Women in Water Decision-Making: insights from OECD

The Organisation for Economic Co-operation and Development, OECD estimates that water demand will increase by 55% by 2050 due to growing demand from manufacturing, thermal electricity generation and domestic use. According to the UN, currently, 2.2 billion people around the world do not have safely managed drinking water services, 4.2 billion people do not have safely managed sanitation services, and 3 billion lack basic handwashing facilities.

Since its foundation, the FSR Water area addresses these challenges providing innovative thought, analysis, and discussion of EU regulatory policies and governance in the fields of water.

Did you know…? Women and Water

Women and girls are the primary providers, managers, and users of water; however, women make up less than 17% of the water, sanitation, and hygiene labour force in developing economies and a fraction of the policymakers, regulators, management, and technical experts, according to IWA.

The SDG 5 and SDG 6 goals

Ensuring women’s full and effective participation and equal opportunities for leadership at all levels of decision-making in political, economic and public life is a fundamental target in order to achieve SDG 5 on Gender Equality, as well as an integral factor for the achievement of SDG 6 on Clean Water and Sanitation. I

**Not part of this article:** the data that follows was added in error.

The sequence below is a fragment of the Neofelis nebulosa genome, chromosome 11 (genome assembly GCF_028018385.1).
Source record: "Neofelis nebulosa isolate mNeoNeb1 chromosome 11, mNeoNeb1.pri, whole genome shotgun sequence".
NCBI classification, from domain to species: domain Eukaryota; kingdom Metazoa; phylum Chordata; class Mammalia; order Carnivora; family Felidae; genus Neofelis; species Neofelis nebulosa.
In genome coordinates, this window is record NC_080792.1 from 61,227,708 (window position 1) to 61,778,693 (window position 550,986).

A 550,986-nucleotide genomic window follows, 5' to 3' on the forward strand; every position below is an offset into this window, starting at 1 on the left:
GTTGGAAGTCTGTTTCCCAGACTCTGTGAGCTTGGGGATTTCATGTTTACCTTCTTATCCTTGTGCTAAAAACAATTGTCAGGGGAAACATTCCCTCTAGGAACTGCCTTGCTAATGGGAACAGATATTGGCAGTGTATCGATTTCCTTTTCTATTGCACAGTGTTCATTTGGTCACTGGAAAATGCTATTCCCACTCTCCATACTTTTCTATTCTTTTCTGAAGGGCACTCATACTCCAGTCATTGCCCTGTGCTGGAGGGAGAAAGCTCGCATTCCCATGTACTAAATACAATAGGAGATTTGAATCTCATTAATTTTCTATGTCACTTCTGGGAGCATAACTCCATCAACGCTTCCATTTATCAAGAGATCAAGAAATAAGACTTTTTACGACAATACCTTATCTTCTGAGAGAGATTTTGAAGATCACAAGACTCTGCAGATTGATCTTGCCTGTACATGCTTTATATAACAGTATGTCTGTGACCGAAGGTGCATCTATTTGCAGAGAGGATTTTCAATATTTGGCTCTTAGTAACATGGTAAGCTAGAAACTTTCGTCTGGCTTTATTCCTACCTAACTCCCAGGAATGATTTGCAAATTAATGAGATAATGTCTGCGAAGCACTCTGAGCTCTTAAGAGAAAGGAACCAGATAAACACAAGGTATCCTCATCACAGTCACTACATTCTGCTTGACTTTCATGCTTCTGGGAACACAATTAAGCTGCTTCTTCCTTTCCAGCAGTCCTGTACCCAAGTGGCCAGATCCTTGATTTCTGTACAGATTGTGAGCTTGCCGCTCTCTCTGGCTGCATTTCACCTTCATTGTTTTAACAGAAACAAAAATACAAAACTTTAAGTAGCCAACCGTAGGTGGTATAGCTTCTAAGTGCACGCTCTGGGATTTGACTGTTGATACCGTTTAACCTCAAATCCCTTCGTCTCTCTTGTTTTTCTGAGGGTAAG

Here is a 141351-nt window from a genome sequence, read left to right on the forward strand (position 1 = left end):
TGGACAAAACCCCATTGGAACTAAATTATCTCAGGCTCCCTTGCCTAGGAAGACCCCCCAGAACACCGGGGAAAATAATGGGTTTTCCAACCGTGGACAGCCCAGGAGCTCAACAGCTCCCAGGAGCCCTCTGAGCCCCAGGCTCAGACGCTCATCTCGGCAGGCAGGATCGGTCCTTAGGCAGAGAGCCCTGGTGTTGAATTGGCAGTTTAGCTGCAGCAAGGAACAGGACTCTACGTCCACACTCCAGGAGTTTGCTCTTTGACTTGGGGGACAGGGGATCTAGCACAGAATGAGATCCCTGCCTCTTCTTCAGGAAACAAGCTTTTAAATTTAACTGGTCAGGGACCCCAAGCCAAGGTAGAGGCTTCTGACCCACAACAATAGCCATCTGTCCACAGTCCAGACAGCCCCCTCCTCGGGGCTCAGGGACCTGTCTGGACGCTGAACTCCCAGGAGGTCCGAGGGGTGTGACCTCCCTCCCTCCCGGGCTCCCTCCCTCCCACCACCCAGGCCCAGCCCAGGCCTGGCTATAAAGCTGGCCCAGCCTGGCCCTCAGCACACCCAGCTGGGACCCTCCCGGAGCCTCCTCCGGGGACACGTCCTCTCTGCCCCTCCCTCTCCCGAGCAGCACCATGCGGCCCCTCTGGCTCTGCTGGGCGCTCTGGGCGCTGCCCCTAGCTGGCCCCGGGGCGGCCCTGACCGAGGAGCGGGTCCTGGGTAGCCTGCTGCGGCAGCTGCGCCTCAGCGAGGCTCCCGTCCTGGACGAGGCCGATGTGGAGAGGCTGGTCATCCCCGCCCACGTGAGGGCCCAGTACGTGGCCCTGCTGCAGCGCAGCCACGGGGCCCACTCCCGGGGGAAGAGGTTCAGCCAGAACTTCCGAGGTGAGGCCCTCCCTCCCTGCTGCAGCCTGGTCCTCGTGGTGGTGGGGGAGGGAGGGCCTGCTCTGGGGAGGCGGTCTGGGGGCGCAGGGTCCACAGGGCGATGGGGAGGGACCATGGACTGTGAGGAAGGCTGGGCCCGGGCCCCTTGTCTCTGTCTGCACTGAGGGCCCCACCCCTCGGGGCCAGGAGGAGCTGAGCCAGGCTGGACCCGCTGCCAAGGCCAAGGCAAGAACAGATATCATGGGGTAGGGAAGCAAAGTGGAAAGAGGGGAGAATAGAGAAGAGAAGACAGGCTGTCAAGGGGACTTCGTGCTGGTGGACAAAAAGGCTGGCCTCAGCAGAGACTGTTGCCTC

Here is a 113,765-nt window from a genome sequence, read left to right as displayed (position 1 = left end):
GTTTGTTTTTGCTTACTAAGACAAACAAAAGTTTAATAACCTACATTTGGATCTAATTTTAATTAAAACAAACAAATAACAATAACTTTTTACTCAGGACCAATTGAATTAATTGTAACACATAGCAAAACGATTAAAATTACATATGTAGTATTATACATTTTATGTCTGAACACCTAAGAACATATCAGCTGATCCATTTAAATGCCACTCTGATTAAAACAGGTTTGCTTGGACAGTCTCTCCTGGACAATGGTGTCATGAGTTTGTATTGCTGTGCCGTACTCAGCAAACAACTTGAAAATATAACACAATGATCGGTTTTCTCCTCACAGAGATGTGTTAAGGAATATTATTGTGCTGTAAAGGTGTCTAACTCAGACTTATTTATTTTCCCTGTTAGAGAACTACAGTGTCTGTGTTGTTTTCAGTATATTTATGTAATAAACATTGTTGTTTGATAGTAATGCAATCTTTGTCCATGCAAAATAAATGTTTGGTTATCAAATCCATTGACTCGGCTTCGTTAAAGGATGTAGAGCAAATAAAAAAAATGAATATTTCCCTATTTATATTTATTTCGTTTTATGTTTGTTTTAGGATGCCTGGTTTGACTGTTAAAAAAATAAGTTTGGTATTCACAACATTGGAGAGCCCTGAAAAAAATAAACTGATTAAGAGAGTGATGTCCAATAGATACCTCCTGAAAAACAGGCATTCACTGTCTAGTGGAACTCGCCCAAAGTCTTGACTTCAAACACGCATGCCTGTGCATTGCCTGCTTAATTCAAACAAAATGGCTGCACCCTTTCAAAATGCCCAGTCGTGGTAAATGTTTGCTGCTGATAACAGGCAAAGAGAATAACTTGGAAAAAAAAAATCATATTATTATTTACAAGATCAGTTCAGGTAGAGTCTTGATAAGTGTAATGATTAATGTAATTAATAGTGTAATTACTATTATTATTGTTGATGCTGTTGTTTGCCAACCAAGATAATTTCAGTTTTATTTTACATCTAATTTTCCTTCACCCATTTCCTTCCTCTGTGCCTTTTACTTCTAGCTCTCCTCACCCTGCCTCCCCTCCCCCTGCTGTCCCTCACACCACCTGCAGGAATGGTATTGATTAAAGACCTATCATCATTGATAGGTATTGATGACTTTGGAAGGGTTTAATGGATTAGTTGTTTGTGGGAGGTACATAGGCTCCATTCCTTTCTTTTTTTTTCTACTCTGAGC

Initial evidence from the water sector suggests that women’s involvement in the management of water resources and water infrastructure improves efficiency and effectiveness, enhances outputs and improves sustainability.

Women in Water Decision-Making

The OECD Water Governance Programme, the Women for Water Partnership (WfWP) and the German Federal Ministry for Economic Development Cooperation (BMZ) jointly launched a project to develop women inclusive governance guidelines for the water sector.

Learn more about the project and how you can contribute

Meet the new FSR Water Director

maria salvetti

Maria Salvetti is the new Head of Florence School of Regulation Water and Waste Area. She has been working as a water economist for the past 18 years in several institutions, and she is particularly committed to increasing gender balance in our activities, as well as investigating the role of women in the water sector.

Find all the publications by Maria Salvetti.

Learn more about FSR Water and Waste

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